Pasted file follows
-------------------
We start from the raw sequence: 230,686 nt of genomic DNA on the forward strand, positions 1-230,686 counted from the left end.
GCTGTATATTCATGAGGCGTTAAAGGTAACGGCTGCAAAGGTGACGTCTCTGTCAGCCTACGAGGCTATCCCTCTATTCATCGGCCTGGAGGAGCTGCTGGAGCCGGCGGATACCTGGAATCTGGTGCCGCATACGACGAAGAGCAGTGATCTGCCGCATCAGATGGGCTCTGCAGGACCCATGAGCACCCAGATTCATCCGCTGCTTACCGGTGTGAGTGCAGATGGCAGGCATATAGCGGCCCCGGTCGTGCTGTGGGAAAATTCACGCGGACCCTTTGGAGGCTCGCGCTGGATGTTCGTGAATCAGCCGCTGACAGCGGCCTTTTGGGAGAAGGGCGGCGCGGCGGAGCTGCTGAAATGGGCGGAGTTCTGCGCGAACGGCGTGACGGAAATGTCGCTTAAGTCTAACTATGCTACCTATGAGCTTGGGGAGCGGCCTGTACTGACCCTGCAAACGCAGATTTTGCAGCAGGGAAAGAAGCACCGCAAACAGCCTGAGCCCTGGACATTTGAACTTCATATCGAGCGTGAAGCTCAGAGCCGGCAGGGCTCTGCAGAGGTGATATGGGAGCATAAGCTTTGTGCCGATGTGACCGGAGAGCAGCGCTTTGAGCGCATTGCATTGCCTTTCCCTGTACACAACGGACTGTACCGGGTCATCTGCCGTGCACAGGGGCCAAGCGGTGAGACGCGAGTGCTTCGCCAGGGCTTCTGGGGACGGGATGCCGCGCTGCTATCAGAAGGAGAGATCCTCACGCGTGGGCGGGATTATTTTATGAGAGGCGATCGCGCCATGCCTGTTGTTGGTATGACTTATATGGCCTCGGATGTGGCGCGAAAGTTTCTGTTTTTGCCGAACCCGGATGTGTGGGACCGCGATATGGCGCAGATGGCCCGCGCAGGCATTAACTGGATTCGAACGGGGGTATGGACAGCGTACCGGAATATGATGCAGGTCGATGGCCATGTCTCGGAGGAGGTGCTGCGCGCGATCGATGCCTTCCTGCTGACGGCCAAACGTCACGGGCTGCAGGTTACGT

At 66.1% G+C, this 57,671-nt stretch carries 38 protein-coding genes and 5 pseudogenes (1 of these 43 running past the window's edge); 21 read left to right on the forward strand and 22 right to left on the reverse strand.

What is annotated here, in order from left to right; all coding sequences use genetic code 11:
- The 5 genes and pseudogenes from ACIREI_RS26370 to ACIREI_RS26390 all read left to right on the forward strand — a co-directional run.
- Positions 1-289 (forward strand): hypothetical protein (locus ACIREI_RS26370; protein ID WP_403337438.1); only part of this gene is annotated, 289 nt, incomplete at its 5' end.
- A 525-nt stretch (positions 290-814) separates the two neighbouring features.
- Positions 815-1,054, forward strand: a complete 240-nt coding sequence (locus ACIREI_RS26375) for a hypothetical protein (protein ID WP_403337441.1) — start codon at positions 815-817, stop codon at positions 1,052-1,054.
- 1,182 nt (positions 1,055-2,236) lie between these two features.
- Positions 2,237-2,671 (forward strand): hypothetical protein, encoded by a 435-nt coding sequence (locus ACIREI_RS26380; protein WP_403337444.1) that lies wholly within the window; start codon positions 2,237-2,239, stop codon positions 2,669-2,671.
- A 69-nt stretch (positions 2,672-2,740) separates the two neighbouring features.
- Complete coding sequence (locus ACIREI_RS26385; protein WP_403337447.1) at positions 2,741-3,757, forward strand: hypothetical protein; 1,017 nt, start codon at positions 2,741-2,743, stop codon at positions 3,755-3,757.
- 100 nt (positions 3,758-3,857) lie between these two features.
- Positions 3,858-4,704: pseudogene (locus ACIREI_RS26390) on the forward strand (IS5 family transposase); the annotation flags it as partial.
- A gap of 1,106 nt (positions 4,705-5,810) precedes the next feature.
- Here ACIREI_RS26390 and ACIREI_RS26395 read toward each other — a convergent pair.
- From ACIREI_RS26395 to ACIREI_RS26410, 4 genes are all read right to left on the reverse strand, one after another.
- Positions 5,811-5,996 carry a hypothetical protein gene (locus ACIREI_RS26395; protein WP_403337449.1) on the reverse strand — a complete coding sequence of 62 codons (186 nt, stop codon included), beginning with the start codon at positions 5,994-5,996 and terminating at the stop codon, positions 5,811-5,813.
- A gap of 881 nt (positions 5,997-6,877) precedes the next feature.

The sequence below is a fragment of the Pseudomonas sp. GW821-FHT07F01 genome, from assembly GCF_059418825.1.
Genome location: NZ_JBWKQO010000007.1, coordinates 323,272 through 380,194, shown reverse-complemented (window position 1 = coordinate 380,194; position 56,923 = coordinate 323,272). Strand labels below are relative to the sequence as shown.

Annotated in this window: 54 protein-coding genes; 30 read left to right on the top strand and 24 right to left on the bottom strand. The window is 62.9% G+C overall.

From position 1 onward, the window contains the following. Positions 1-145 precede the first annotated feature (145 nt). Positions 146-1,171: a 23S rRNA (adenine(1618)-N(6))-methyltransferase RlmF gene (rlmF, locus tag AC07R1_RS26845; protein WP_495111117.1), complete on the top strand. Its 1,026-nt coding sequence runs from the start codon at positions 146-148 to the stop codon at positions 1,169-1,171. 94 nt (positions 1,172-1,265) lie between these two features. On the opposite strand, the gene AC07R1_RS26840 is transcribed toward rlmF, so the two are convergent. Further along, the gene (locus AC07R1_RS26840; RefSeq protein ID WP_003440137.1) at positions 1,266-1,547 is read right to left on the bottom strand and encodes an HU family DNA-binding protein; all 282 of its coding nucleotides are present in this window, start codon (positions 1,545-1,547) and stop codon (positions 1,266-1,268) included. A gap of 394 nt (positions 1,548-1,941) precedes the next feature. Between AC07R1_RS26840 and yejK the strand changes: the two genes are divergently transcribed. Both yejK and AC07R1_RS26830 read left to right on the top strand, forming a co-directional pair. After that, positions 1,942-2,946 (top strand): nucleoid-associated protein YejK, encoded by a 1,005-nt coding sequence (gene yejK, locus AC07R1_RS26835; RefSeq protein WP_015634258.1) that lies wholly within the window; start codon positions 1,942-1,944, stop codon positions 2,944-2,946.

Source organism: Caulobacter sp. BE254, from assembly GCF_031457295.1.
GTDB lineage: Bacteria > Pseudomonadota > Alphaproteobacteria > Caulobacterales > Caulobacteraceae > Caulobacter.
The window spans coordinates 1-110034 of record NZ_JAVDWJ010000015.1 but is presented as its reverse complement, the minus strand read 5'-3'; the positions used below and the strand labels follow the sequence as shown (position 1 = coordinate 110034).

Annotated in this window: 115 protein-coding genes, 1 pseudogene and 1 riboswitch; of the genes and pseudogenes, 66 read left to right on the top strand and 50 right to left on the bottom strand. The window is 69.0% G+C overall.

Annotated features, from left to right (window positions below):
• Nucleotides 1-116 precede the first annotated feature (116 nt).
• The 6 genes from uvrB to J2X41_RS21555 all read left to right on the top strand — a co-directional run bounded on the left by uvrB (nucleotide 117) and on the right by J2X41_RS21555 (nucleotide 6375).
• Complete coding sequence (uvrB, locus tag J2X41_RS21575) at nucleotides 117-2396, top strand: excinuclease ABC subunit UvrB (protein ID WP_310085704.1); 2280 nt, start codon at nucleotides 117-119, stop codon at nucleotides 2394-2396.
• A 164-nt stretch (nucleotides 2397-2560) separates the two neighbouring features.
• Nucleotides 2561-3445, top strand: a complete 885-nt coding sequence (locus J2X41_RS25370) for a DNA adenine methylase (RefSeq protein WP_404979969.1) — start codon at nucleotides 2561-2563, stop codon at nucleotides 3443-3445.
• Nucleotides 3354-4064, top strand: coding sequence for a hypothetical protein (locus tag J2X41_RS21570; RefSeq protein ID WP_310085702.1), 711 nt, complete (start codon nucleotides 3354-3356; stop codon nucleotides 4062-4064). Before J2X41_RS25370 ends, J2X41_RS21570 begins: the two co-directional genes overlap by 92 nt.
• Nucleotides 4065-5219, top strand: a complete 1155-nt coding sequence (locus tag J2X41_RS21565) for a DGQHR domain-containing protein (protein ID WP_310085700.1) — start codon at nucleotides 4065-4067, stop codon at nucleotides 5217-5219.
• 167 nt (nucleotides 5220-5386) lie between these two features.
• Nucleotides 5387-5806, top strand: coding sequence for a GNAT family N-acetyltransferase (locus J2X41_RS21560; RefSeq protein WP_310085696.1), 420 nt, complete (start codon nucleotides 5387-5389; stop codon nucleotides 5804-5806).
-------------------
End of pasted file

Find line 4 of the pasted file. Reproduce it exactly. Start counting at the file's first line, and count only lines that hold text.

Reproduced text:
What is annotated here, in order from left to right; all coding sequences use genetic code 11: